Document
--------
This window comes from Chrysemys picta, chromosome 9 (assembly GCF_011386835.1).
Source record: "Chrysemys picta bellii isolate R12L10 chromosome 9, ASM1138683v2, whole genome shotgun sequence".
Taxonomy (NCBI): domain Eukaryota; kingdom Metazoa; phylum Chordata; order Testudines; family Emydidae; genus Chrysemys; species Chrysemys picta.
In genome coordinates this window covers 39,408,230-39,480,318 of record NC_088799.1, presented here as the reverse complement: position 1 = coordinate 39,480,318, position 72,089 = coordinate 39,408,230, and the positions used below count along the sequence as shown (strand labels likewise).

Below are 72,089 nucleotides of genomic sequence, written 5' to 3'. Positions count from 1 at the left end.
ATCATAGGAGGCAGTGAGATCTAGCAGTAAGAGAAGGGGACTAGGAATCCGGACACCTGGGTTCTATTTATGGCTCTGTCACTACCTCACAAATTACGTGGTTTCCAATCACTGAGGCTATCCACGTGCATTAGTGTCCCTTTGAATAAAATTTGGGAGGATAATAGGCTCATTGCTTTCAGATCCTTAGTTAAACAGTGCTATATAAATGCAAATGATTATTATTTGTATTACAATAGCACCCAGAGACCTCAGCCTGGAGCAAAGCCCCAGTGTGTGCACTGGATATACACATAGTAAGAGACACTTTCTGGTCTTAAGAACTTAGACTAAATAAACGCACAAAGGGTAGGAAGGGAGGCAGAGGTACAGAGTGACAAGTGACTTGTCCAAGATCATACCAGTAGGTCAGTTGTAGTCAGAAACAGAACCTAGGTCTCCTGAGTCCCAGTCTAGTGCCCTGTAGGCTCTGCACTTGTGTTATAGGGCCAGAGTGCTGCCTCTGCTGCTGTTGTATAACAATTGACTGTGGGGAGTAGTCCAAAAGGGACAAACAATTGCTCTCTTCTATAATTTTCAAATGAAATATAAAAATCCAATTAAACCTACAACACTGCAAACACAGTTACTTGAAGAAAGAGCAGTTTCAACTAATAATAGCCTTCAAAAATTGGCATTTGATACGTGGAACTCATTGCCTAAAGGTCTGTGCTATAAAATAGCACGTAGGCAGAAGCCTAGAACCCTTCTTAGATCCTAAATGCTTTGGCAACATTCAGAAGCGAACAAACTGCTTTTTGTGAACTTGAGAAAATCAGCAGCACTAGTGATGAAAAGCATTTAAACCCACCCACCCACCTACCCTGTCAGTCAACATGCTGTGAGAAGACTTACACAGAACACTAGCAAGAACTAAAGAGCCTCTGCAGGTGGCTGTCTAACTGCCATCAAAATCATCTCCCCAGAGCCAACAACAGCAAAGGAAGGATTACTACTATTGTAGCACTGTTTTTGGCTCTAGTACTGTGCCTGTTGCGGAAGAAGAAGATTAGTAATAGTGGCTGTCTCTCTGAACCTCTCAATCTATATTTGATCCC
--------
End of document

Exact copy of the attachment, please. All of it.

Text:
This window comes from Chrysemys picta, chromosome 9 (assembly GCF_011386835.1).
Source record: "Chrysemys picta bellii isolate R12L10 chromosome 9, ASM1138683v2, whole genome shotgun sequence".
Taxonomy (NCBI): domain Eukaryota; kingdom Metazoa; phylum Chordata; order Testudines; family Emydidae; genus Chrysemys; species Chrysemys picta.
In genome coordinates this window covers 39,408,230-39,480,318 of record NC_088799.1, presented here as the reverse complement: position 1 = coordinate 39,480,318, position 72,089 = coordinate 39,408,230, and the positions used below count along the sequence as shown (strand labels likewise).

Below are 72,089 nucleotides of genomic sequence, written 5' to 3'. Positions count from 1 at the left end.
ATCATAGGAGGCAGTGAGATCTAGCAGTAAGAGAAGGGGACTAGGAATCCGGACACCTGGGTTCTATTTATGGCTCTGTCACTACCTCACAAATTACGTGGTTTCCAATCACTGAGGCTATCCACGTGCATTAGTGTCCCTTTGAATAAAATTTGGGAGGATAATAGGCTCATTGCTTTCAGATCCTTAGTTAAACAGTGCTATATAAATGCAAATGATTATTATTTGTATTACAATAGCACCCAGAGACCTCAGCCTGGAGCAAAGCCCCAGTGTGTGCACTGGATATACACATAGTAAGAGACACTTTCTGGTCTTAAGAACTTAGACTAAATAAACGCACAAAGGGTAGGAAGGGAGGCAGAGGTACAGAGTGACAAGTGACTTGTCCAAGATCATACCAGTAGGTCAGTTGTAGTCAGAAACAGAACCTAGGTCTCCTGAGTCCCAGTCTAGTGCCCTGTAGGCTCTGCACTTGTGTTATAGGGCCAGAGTGCTGCCTCTGCTGCTGTTGTATAACAATTGACTGTGGGGAGTAGTCCAAAAGGGACAAACAATTGCTCTCTTCTATAATTTTCAAATGAAATATAAAAATCCAATTAAACCTACAACACTGCAAACACAGTTACTTGAAGAAAGAGCAGTTTCAACTAATAATAGCCTTCAAAAATTGGCATTTGATACGTGGAACTCATTGCCTAAAGGTCTGTGCTATAAAATAGCACGTAGGCAGAAGCCTAGAACCCTTCTTAGATCCTAAATGCTTTGGCAACATTCAGAAGCGAACAAACTGCTTTTTGTGAACTTGAGAAAATCAGCAGCACTAGTGATGAAAAGCATTTAAACCCACCCACCCACCTACCCTGTCAGTCAACATGCTGTGAGAAGACTTACACAGAACACTAGCAAGAACTAAAGAGCCTCTGCAGGTGGCTGTCTAACTGCCATCAAAATCATCTCCCCAGAGCCAACAACAGCAAAGGAAGGATTACTACTATTGTAGCACTGTTTTTGGCTCTAGTACTGTGCCTGTTGCGGAAGAAGAAGATTAGTAATAGTGGCTGTCTCTCTGAACCTCTCAATCTATATTTGATCCC